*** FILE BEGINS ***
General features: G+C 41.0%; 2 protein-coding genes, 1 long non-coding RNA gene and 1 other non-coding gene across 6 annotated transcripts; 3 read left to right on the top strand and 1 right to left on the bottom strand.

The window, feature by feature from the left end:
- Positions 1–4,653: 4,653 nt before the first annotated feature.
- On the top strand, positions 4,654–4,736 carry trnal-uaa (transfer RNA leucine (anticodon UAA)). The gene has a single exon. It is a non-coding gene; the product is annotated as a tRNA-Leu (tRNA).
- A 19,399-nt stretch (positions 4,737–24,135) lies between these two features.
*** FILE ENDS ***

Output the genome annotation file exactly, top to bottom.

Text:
General features: G+C 41.0%; 2 protein-coding genes, 1 long non-coding RNA gene and 1 other non-coding gene across 6 annotated transcripts; 3 read left to right on the top strand and 1 right to left on the bottom strand.

The window, feature by feature from the left end:
- Positions 1–4,653: 4,653 nt before the first annotated feature.
- On the top strand, positions 4,654–4,736 carry trnal-uaa (transfer RNA leucine (anticodon UAA)). The gene has a single exon. It is a non-coding gene; the product is annotated as a tRNA-Leu (tRNA).
- A 19,399-nt stretch (positions 4,737–24,135) lies between these two features.